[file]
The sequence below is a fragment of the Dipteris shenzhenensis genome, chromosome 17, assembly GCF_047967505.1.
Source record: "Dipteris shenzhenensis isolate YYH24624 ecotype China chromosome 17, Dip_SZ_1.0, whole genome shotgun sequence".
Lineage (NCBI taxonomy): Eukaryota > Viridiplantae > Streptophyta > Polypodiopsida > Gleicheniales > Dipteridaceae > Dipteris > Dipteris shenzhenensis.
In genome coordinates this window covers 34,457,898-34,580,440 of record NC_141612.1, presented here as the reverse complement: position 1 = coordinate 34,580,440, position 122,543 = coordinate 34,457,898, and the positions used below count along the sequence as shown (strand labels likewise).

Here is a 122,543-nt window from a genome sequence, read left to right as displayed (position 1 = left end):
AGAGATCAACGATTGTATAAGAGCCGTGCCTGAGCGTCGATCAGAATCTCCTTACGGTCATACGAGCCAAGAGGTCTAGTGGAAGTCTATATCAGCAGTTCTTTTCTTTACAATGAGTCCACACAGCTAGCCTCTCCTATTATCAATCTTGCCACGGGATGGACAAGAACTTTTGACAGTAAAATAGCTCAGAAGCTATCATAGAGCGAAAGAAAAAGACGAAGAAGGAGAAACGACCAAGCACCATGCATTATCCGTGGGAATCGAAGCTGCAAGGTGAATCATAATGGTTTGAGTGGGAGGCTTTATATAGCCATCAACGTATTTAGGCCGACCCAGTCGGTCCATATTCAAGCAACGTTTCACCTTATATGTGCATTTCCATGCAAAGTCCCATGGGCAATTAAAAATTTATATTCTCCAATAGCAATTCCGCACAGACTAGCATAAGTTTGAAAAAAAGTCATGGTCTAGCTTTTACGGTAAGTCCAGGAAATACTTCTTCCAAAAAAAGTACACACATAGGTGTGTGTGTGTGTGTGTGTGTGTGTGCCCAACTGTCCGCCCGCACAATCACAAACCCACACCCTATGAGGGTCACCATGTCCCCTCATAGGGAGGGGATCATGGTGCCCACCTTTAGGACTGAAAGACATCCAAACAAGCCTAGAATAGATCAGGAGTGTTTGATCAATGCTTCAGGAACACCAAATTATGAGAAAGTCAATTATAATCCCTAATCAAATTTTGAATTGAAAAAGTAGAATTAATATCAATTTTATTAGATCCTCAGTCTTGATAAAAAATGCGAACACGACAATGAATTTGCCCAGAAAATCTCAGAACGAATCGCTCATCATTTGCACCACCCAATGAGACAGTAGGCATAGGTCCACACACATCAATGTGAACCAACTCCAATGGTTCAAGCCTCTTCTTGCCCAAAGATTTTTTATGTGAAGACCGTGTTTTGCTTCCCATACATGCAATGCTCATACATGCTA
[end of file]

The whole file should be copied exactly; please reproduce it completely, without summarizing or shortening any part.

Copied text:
The sequence below is a fragment of the Dipteris shenzhenensis genome, chromosome 17, assembly GCF_047967505.1.
Source record: "Dipteris shenzhenensis isolate YYH24624 ecotype China chromosome 17, Dip_SZ_1.0, whole genome shotgun sequence".
Lineage (NCBI taxonomy): Eukaryota > Viridiplantae > Streptophyta > Polypodiopsida > Gleicheniales > Dipteridaceae > Dipteris > Dipteris shenzhenensis.
In genome coordinates this window covers 34,457,898-34,580,440 of record NC_141612.1, presented here as the reverse complement: position 1 = coordinate 34,580,440, position 122,543 = coordinate 34,457,898, and the positions used below count along the sequence as shown (strand labels likewise).

Here is a 122,543-nt window from a genome sequence, read left to right as displayed (position 1 = left end):
AGAGATCAACGATTGTATAAGAGCCGTGCCTGAGCGTCGATCAGAATCTCCTTACGGTCATACGAGCCAAGAGGTCTAGTGGAAGTCTATATCAGCAGTTCTTTTCTTTACAATGAGTCCACACAGCTAGCCTCTCCTATTATCAATCTTGCCACGGGATGGACAAGAACTTTTGACAGTAAAATAGCTCAGAAGCTATCATAGAGCGAAAGAAAAAGACGAAGAAGGAGAAACGACCAAGCACCATGCATTATCCGTGGGAATCGAAGCTGCAAGGTGAATCATAATGGTTTGAGTGGGAGGCTTTATATAGCCATCAACGTATTTAGGCCGACCCAGTCGGTCCATATTCAAGCAACGTTTCACCTTATATGTGCATTTCCATGCAAAGTCCCATGGGCAATTAAAAATTTATATTCTCCAATAGCAATTCCGCACAGACTAGCATAAGTTTGAAAAAAAGTCATGGTCTAGCTTTTACGGTAAGTCCAGGAAATACTTCTTCCAAAAAAAGTACACACATAGGTGTGTGTGTGTGTGTGTGTGTGTGTGCCCAACTGTCCGCCCGCACAATCACAAACCCACACCCTATGAGGGTCACCATGTCCCCTCATAGGGAGGGGATCATGGTGCCCACCTTTAGGACTGAAAGACATCCAAACAAGCCTAGAATAGATCAGGAGTGTTTGATCAATGCTTCAGGAACACCAAATTATGAGAAAGTCAATTATAATCCCTAATCAAATTTTGAATTGAAAAAGTAGAATTAATATCAATTTTATTAGATCCTCAGTCTTGATAAAAAATGCGAACACGACAATGAATTTGCCCAGAAAATCTCAGAACGAATCGCTCATCATTTGCACCACCCAATGAGACAGTAGGCATAGGTCCACACACATCAATGTGAACCAACTCCAATGGTTCAAGCCTCTTCTTGCCCAAAGATTTTTTATGTGAAGACCGTGTTTTGCTTCCCATACATGCAATGCTCATACATGCTA